Yoon's 'three Kims' may only turn out to be two

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Yoon's 'three Kims' may only turn out to be two

Kim Chong-in, the former interim head of the People Power Party (PPP), answers reporters’ questions outside of his office in Gwanghwamun, central Seoul, Tuesday. [YONHAP]

Kim Chong-in, the former interim head of the People Power Party (PPP), answers reporters’ questions outside of his office in Gwanghwamun, central Seoul, Tuesday. [YONHAP]

 
Conservative kingmaker Kim Chong-in is resisting joining the main opposition People Power Party (PPP) presidential candidate Yoon Seok-youl’s election campaign committee as the two sides appear to have difficulty overcoming their rift.
 
Former Prosecutor General Yoon and Kim, the former interim head of the PPP, continue to collide, making it unclear if Kim will serve as the one-top leader to oversee Yoon’s election campaign committee despite early efforts by the party to court him to oversee the campaign.
 
Kim didn’t answer reporters’ questions Tuesday on whether he plans to join as general chairman of Yoon’s election campaign committee or whether he plans to meet with Yoon soon.
 
"I don't want to talk about politics anymore," Kim Chong-in told reporters at his office in Gwanghwamun, central Seoul. “I will return to my daily life from today."
 
Despite apparent efforts to assuage differences as Yoon solidifies the leadership of his election campaign committee, the two sides in recent days have continued to clash behind the scenes.
 
Kim said, "I've already spoken a lot about the circumstances under which I view the election. You will be able to see why I came to such a decision.”
 
Kim Chong-in has openly expressed skepticism of the appointment of Kim Byong-joon, a former interim head of the PPP’s precursor, the Liberty Korea Party and a senior policy secretary under the liberal Roh Moo-hyun administration, to the election campaign leadership. Kim Chong-in, who has pushed for economic democratization, and Kim Byong-joon, a supporter of decentralization, are known to have some bad blood on a personal level due to past tiffs and fundamentally differing ideologies.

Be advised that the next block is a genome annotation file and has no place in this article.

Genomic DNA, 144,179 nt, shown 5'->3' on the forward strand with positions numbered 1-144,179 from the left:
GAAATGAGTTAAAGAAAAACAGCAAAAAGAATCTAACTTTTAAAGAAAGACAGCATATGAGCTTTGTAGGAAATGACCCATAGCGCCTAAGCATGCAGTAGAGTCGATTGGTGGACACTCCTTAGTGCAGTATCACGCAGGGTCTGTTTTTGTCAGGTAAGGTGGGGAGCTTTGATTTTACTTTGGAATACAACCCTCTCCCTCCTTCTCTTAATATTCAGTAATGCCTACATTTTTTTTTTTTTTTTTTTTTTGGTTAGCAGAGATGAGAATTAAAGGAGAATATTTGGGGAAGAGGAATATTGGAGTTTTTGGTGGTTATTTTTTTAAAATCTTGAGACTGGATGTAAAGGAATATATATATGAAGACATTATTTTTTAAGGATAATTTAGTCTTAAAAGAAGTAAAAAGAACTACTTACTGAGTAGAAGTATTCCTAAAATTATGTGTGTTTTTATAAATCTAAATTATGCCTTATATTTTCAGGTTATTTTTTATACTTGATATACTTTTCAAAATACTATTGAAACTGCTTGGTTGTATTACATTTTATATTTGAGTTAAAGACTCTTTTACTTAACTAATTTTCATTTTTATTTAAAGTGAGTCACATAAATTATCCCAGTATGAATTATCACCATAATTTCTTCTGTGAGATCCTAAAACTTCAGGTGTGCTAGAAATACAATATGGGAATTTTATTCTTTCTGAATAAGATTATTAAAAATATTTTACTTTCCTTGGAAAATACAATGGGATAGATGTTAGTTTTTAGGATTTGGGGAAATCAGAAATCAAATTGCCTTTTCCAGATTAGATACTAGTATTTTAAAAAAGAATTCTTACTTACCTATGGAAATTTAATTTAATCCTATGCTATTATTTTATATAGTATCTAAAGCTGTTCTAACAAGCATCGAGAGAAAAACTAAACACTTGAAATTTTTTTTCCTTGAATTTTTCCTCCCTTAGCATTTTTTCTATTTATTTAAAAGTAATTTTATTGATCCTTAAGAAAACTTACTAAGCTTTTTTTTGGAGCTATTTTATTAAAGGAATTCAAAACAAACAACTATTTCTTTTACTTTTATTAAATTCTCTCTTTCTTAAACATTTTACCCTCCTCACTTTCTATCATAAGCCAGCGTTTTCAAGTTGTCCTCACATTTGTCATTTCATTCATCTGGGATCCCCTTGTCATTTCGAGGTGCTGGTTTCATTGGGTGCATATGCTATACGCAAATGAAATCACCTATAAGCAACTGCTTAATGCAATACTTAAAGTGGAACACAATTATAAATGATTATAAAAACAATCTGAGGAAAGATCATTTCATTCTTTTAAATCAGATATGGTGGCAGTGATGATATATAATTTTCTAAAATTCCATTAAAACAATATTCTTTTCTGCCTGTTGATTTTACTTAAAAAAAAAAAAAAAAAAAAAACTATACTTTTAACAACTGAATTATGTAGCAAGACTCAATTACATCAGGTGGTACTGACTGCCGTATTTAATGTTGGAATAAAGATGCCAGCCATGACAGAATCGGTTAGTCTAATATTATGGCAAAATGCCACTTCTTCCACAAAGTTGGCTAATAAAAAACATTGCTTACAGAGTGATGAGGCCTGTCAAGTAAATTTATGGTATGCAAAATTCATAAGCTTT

Yoon arranged a meeting with Kim Byong-joon and Kim Chong-in Saturday to encourage a reconciliation, and they seemed to have smoothed out their differences on the surface.
 
The next day, Yoon announced that the “three Kims” will be joining his election committee, leading to expectation that the leadership structure of his campaign had finally shaped up.
 
Yoon proposed appointing Kim Byong-joon and PPP head Lee Jun-seok as joint standing chairman for his election campaign committee in a supreme council meeting Monday. Kim Chong-in was missing from the proposal, however, and Yoon said at the meeting that Kim wanted “one or two more days” to make a final decision.
 
Another staunch supporter of Yoon, Kim Han-gil, a former head of the ruling Democratic Party (DP), will lead a separate “new era preparatory committee” and is expected to play a role in drawing in undecided centrists.
 
In turn, Kim Chong-in has expressed to people around him his disgruntlement at what he saw to be Yoon’s unilateral appointments to the committee leadership. Kim reportedly has not been returning Yoon’s calls, indicating signs of a continued rift.
 
When asked by reporters Monday if he has anything to say about Yoon’s remark saying he needs more time to make a decision, Kim Chong-in replied, “I have nothing to say.”
 
He likewise gave a vague response to whether he agreed with Yoon’s election committee appointments, asking, “Agree to what?”
 
When asked by reporters if Kim Chong-in delayed joining his election campaign because of Kim Byong-joon’s appointment after the supreme council meeting Monday, Yoon likewise replied tersely, “That’s for all of you to investigate.”  
 
“It looks like things have been resolved on the surface, but since last Friday, the atmosphere has been teeter-tottering every day,” a key conservative source familiar with both Yoon and Kim’s situations told the JoongAng Ilbo Sunday. “I heard that candidate Yoon strongly expressed his intention to go about without Kim Jong-in. Former Chairman Kim is in an unpleasant situation."
 
Yoon may have to launch his election campaign committee ahead of the March 9 presidential elections next year without Kim Chong-in.
 
Multiple sources from the PPP have said that Yoon has said there is such a possibility to move forward without Kim. Likewise, Yoon pointing to one or two days of waiting time could be a way of setting a deadline of sorts for Kim to make up his mind.
 
When asked about Kim Chong-in’s remarks saying that he had never asked for a few more days to make a decision, Yoon told reporters during a visit to the Dongdaemun Design Plaza in central Seoul Tuesday, “Don’t ask me about what that person said.”

BY SARAH KIM [kim.sarah@joongang.co.kr]
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